Procedural Generation is the blessed child of the indie developer. Actually creating content is one of the hardest things you can do, harder than creating systems, because content is this eternally shifting realm of dials to tune, honing in on the most correct, the best, the tightest. It’s also hard to do the right amount of it, because of course, games can be too short, or too long, or too hard. Procedural Generation gives you a way to escape all of this.
If your game is too hard, you can use procedurally generated content as an excuse – after all, sometimes you will get a bad roll in the world, and that’s that. If the game is too short, you can just tell the game to generate more stuff. If the game is too long, you can tell the game to generate less. Hail be unto the Roguelike, the savior and blessed fountain of the indie development scene, and a genre I typically don’t like and don’t care about. After all, it’s not like I’m talking about Desktop Dungeons lately, or like I bought FTL twice.
Oh, yes, hang on, Rogue Legacy, then!
Procedurally Generated Discontent
It’s easy with an introduction like that to expect this game is going to get a kicking, and as a reviewer it would be improper of me to not to drag some of its wrinkles out in the light.
The game I think Rogue Legacy most wants to feel like is Castlevania, with its highly specific tools and subtle feeling of unfairness. Castlevania was a game where memorisation could compensate for imperfect execution, while Rogue Legacy very much isn’t. The castle in Rogue Legacy is a randomly-generated fiasco every time you boot it up. You can lock the castle down if you like how it worked the last time – at the expense of your future earnings.
The Castlevania comparison continues on to the enemies, who have specific tells and patterns. Then, just to coerce you away from complacency, the first few times you encounter an enemy, they’ll behave in one way, only to start expanding on their repertoire when you fight higher-level versions. It’s dreadfully unfair-feeling! You beat that bad guy, and a lot of bad guys that look like it, why right does this one have to start getting smart?
And finally, the Castlevania comparison comes in the story delivery. The narrative of Rogue Legacy is not exactly what I’d call good. There are twenty-five novels scattered throughout the game, which you”ll find as you explore (and die), and they mostly outline the experiences of someone who clearly went through this same dungeon before you. While that sort of thing can often work, telling me about an enormous flaming skull after I’ve killed off an enormous flaming skull does not exactly strike me as interesting.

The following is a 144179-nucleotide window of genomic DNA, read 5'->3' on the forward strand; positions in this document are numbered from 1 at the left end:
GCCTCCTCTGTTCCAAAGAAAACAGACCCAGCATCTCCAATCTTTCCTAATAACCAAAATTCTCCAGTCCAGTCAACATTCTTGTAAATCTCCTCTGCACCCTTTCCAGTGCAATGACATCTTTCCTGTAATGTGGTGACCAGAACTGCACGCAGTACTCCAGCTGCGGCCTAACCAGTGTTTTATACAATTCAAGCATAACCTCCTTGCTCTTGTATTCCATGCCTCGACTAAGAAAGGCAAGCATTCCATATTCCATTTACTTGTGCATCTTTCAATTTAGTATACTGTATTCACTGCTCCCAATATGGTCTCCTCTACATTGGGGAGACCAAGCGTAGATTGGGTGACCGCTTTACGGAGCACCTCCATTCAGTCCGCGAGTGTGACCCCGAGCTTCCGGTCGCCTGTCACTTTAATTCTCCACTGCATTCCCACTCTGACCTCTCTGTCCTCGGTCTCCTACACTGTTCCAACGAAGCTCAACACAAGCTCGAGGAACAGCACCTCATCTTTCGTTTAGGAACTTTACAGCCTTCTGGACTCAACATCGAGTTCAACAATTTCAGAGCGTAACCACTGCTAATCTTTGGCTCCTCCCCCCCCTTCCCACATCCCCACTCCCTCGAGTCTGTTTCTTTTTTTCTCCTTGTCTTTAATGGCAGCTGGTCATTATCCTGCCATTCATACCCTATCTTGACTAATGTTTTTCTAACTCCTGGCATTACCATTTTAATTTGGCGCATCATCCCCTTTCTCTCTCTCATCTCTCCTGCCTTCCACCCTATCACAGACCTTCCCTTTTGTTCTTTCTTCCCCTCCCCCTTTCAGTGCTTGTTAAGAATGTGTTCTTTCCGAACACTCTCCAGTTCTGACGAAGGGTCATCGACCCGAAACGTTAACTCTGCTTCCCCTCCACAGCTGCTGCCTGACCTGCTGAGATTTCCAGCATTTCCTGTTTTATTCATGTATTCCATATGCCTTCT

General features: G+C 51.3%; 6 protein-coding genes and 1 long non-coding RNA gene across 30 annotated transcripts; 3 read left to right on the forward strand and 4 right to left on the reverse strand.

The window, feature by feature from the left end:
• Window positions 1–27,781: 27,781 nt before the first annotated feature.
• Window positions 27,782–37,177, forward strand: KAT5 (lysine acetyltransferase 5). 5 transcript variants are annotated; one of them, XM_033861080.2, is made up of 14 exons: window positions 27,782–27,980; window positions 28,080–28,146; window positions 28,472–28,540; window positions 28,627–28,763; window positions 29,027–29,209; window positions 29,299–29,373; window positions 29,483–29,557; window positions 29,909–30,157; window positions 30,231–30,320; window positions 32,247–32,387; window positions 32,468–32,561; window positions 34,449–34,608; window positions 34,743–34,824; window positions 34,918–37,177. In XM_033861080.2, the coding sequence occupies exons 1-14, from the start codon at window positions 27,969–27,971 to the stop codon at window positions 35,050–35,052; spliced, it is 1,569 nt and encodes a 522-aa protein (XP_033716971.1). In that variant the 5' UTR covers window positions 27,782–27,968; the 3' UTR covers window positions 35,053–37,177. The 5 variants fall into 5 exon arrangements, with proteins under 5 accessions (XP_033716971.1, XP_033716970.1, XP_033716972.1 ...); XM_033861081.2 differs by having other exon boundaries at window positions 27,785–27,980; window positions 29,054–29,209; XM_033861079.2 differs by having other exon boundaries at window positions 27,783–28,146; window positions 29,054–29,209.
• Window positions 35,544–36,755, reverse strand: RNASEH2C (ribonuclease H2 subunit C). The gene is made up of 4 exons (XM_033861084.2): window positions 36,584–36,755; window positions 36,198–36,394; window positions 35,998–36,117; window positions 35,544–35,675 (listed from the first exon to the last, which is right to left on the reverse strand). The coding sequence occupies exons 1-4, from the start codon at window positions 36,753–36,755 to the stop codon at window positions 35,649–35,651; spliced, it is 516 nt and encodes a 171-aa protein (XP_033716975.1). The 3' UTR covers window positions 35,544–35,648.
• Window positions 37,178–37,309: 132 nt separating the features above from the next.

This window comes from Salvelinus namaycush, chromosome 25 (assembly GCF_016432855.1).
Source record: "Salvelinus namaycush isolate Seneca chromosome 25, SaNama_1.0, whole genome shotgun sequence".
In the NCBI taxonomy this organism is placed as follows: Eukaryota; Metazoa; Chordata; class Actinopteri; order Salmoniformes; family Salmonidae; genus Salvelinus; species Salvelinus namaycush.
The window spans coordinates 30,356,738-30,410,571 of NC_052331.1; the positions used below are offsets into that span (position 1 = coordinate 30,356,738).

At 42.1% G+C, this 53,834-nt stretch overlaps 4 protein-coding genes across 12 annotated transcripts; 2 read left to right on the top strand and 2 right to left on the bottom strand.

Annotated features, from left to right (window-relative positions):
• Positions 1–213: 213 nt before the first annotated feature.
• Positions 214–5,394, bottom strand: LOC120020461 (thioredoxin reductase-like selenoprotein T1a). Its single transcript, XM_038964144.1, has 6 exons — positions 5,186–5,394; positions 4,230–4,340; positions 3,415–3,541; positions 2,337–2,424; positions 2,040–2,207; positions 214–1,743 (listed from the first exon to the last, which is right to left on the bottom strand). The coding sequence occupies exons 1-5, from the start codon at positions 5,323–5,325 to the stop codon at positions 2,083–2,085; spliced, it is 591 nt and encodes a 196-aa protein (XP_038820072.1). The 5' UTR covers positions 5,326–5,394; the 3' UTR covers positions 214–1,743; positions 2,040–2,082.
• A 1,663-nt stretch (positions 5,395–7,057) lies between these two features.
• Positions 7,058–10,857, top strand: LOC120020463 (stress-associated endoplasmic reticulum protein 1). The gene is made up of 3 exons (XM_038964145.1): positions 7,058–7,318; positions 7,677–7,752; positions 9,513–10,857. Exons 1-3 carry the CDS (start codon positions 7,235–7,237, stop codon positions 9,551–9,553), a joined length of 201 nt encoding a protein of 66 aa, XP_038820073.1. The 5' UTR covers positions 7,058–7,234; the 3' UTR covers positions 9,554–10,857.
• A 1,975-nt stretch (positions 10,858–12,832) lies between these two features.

The final flaw of this game is that the bosses are either big, reskinned versions of pre-existing enemies, and look a bit boring, or they’re grotesquely unfair. While you’re obviously aiming to kill all the bosses, for, well, for no real reason, the bosses themselves are just underwhelming oversized versions of existing enemies. As if to drive the point home, they all spawn extra things in their arenas to make sure that the task of killing them isn’t too easy!
With all those complaints aside, I’ve logged over a day of play time on Rogue Legacy and as I wrote this I kept having to quash the urge to load it up again and just pick around in the New Game +. Why? What’s wrong with me? This game is under my skin, and I’m still not sure why.
The Obligatory Admission
There are essentially two game types at work here. The first type of game is a level-grinder game, where your trips into the dungeon earn you cash that you spend on upgrades, that let you travel deeper that let you earn better upgrades and so on. This game is pretty frustrating because eventually, you will hit that point where nothing you can afford to upgrade seems to relate to what you’re trying to do, and you’ll just feel like you’re making no progress at all. Like almost any good game experience it has hard bits and easy bits, and while I feel the plateaus in the difficulty curve, the grindy bits, are a bit too long, it still conveys you, the player along, in a satisfactory fashion.
The other part of the game, the part of the game I’m pretty bad at, is a precision platformer. Rogue Legacy sets itself apart from most platform games I’ve played lately by allowing the player control over their character’s movement on a level that I can’t match, and when I see other people doing it, looks insane. It’s not that it’s a skill beyond me, it looks like the kind of skill I’d need an extra subsection of brain to manage. I know that mastering these skills can yield amazing results, I’ve seen it.
Whichever form of play you prefer, Rogue Legacy has plenty, and if you enjoy both forms, the game will curve out beneath you beautifully. As your skill at avoiding hazards or anticipating tells has to grow, you’ll have the finances to expand your castle and approach the more dangerous threats without feeling stymied. You’ll earn better equipment, making the gross unfairness of the boss monsters’ add swarms less important. You’ll find the spells and strategies that work for you , and eventually, you’ll look around and wonder just how much time has this game consumed?
I tend to review games with an eye towards budget, and on that front, I have to recommend you try Rogue Legacy out if you’re at all interested in its genres. It’s a level-up RPG, roguelike, it’s a platformer, it’s an exploration game, and if you like any or all of those elements it is a fantastic synthesis of all four components. It’s also good value for money, even at a price point of fifteen dollars.
Buy it if:
- You can enjoy a bit of unfairness.
- You want an experience that takes a few minutes to play, but hours to finish.
Avoid it if:
- You like a clear narrative.
- You like feeling as if a game is playing fair.
- You want forgiving controls and difficulty.